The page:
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A smartphone app could help you with your mental health

Harold Mandel's picture
Considering what's in cyberspace

The technology revolution clearly has a lot to offer to benefit mental health. There are of course a myriad of mental health professionals online who can offer immediate support for people in mental distress. And the wide availability of mental health information online can have a great impact for those interested in self-help with their emotional well being. There is also a consideration that socializing and working online has the potential to open up brain circuits which can promote mental health.

The journal Clinical Psychological Science has reported interest in the use of mobile technology for the delivery of mental-health services has grown in view of the economic and practical barriers to treatment. However, research which focuses on alternative mental health delivery strategies which are more affordable, accessible, and engaging is in its developmental stages.

Researchers from the Department of Psychology, Hunter College and The Graduate Center, The City University of New York, have been looking into the viability of mental health on the go with mobile apps. They have said attention-bias modification training (ABMT) has the potential to lower treatment barriers as a mobile intervention for stress and anxiety.

However, the degree to which ABMT can be embedded in a mobile gaming format and the potential which this has for transfer of benefits is not well understood at this time. In this study the researchers examined effects of a gamified ABMT mobile application in highly trait-anxious participants. A single session of the active training relative to the placebo training lowered subjective anxiety and observed stress reactivity.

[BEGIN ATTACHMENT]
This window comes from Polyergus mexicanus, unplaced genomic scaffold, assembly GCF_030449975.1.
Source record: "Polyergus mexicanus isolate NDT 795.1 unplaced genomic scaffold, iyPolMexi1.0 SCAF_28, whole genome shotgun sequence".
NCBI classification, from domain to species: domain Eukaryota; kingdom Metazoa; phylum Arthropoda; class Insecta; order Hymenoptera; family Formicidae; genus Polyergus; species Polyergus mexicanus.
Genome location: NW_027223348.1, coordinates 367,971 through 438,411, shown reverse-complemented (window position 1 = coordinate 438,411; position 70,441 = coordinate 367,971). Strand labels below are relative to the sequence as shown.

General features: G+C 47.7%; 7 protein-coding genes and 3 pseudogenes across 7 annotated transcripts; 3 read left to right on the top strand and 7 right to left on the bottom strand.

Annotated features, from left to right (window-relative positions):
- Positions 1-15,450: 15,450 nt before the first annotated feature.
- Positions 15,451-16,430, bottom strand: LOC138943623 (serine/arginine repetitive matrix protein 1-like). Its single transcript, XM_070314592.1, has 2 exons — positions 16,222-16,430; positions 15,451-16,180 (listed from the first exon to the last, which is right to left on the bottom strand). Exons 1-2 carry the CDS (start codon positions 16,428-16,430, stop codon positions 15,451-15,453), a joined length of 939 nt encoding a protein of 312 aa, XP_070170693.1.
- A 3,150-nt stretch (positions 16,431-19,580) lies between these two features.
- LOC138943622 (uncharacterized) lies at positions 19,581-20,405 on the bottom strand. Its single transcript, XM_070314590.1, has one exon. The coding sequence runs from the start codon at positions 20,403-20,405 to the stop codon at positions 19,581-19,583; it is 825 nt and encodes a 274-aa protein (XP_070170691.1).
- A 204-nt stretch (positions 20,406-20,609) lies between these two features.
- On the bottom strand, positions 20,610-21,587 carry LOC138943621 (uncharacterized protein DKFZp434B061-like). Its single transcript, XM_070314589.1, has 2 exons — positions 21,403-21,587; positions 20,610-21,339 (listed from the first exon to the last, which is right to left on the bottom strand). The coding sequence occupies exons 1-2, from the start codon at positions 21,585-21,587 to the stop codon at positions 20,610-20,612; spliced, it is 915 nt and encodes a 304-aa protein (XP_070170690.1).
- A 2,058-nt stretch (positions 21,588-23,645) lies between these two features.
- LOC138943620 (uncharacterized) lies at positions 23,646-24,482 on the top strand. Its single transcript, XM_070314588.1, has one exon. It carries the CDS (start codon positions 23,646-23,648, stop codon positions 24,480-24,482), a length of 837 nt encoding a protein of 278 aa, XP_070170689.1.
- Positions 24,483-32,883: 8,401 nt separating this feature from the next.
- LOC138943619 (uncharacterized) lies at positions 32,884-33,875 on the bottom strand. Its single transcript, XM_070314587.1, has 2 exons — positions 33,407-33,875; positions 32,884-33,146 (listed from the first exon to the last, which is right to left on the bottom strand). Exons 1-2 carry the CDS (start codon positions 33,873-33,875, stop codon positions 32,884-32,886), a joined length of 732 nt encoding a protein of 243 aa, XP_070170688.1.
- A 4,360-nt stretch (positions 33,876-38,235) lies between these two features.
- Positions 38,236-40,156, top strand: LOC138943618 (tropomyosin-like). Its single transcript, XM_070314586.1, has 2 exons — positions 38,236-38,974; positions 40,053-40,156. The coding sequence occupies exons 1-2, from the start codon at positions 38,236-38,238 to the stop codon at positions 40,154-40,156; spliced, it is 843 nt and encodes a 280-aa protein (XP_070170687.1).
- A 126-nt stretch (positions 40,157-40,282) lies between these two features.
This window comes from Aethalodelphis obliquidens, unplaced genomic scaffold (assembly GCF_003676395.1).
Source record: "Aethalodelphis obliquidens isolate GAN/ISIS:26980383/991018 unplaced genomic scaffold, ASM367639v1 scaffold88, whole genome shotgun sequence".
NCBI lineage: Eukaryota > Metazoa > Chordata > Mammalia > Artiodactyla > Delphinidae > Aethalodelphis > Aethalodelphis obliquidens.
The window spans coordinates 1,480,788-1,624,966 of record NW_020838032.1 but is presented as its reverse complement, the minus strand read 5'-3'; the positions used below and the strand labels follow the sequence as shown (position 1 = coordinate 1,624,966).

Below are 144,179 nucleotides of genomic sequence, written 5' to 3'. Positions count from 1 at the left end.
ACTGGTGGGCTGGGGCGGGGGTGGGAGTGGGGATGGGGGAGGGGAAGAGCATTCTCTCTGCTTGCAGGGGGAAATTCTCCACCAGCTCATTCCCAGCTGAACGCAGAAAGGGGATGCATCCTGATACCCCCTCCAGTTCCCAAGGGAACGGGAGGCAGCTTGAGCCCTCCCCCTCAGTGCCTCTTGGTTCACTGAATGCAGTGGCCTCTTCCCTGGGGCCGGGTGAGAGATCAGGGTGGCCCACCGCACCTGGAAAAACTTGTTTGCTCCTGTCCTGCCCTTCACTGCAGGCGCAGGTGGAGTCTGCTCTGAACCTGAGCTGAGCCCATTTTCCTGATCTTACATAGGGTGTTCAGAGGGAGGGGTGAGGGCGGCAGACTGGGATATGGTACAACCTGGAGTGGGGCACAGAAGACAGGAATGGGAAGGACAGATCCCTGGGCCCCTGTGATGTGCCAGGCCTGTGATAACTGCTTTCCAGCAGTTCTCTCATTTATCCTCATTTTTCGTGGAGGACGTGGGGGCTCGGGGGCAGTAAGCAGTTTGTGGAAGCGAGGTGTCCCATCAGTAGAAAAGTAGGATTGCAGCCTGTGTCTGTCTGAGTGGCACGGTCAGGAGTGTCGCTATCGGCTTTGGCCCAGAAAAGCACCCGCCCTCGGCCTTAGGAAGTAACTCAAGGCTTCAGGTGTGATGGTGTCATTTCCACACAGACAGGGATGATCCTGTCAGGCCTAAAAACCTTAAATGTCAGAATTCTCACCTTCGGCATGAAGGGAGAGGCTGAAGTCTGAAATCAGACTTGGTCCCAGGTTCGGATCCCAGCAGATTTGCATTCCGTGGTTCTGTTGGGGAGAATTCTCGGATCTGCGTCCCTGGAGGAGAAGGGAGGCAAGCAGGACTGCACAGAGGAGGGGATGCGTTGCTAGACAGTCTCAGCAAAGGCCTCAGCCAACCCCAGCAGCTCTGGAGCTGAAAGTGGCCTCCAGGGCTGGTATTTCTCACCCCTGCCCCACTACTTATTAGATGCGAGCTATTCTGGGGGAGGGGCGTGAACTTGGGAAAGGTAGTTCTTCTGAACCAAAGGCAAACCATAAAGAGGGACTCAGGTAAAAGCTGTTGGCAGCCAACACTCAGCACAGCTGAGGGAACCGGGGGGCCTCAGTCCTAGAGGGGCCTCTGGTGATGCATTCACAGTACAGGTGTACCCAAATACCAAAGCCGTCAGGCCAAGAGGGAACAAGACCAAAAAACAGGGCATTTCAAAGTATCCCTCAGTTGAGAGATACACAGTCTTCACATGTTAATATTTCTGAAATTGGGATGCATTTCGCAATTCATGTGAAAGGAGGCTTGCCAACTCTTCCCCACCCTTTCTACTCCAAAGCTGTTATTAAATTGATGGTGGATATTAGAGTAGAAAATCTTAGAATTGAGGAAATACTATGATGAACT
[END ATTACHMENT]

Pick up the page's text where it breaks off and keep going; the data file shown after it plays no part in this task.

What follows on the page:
According to research published in Clinical Psychological Science playing a science-based mobile gaming app for 25 minutes can lower anxiety in stressed individuals, reports The Association for Psychological Science. The study has suggested that “gamifying” is a scientifically-supported intervention which could offer measurable mental health and behavioral benefits for people suffering from relatively high levels of anxiety.

Lead researcher Tracy Dennis of Hunter College has said, “Millions of people suffering from psychological distress fail to seek or receive mental health services. A key factor here is that many evidence-based treatments are burdensome — time consuming, expensive, difficult to access, and perceived as stigmatizing.” It is the position of Dennis that due to this concerning disparity which exists between need and accessibility of services, it is vital for psychological researchers to develop alternative treatment delivery systems which are more affordable and accessible while also being engaging. This is where a consideration of the mobile app emerges.

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The game in this research is based on an emerging cognitive treatment for anxiety which is called attention-bias modification training (ABMT). Basically, this treatment involves training patients to ignore a threatening stimulus, such as a hostile face, and to focus instead on a non-threatening stimulus, such as face which is neutral or happy. It has been observed that this type of training lowers anxiety and stress among people who are suffering from high anxiety.